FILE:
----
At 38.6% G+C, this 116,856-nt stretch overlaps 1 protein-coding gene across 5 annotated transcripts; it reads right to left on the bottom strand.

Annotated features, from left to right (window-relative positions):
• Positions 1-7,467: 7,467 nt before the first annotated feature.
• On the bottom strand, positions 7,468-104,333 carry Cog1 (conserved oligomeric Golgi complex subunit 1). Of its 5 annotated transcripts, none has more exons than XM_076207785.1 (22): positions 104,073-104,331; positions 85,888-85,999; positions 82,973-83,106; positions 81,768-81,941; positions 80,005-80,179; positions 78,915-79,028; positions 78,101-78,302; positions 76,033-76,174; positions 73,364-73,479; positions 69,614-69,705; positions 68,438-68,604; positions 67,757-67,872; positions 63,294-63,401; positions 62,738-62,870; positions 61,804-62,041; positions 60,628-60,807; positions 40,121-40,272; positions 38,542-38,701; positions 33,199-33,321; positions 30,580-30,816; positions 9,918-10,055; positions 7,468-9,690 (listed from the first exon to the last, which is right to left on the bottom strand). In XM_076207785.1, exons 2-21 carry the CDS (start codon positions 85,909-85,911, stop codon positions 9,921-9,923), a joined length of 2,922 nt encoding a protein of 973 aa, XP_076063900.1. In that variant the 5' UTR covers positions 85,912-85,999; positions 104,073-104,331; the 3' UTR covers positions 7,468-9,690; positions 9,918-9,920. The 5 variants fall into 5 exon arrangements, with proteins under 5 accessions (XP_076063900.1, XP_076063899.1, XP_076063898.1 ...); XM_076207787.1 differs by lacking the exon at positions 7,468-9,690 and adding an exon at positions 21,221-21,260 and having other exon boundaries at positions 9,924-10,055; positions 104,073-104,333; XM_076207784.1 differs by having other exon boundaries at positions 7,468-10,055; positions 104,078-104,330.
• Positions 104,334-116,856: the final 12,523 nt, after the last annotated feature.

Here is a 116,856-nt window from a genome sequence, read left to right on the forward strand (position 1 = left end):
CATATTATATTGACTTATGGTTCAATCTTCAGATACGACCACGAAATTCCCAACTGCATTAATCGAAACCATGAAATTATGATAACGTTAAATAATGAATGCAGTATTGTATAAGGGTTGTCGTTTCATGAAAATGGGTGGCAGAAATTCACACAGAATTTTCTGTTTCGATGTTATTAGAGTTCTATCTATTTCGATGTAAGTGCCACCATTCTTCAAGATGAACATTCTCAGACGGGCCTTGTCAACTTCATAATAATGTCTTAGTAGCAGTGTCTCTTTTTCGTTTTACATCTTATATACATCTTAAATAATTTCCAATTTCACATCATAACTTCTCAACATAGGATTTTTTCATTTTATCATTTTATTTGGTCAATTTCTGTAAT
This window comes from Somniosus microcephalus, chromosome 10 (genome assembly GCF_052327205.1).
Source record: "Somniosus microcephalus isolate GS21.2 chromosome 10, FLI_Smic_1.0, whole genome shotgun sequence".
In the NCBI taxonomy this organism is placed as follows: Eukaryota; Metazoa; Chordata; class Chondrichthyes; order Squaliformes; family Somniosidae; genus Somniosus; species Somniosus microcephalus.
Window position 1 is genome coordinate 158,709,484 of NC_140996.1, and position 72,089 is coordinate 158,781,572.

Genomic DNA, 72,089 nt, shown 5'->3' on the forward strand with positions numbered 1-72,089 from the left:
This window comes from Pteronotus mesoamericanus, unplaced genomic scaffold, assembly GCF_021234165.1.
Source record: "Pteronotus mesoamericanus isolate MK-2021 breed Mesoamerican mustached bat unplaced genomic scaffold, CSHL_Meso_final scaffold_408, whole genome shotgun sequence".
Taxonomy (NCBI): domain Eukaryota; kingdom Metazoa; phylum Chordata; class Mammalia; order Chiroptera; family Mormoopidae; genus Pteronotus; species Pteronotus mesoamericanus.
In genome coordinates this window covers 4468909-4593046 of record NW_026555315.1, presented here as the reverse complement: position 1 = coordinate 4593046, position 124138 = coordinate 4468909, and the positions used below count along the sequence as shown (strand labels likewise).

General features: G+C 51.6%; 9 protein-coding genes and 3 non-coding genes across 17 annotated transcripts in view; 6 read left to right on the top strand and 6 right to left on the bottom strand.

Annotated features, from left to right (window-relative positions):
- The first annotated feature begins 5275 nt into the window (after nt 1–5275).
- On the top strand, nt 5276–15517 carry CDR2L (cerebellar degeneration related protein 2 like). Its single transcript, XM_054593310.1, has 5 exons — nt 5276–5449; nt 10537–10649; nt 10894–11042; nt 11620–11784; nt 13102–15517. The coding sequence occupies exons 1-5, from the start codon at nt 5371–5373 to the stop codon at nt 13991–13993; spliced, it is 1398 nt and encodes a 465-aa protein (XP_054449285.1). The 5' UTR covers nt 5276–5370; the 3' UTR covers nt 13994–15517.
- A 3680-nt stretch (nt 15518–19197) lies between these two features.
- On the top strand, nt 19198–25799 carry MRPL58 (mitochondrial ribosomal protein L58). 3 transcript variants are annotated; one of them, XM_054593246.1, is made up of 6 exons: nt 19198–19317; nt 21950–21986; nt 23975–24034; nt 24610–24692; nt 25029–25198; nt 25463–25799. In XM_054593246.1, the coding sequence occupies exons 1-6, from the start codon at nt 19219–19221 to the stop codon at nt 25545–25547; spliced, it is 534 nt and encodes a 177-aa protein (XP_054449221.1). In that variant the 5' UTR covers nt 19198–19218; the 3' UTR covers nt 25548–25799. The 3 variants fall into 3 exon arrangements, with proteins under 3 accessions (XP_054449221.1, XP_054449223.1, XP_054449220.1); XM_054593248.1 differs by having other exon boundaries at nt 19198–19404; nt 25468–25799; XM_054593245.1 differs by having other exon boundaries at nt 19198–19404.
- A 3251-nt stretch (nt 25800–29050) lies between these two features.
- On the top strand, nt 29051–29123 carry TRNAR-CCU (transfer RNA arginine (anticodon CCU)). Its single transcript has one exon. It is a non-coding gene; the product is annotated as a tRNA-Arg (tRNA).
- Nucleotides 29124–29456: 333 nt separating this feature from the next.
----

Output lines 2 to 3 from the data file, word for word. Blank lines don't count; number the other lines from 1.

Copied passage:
Annotated features, from left to right (window-relative positions):
• Positions 1-7,467: 7,467 nt before the first annotated feature.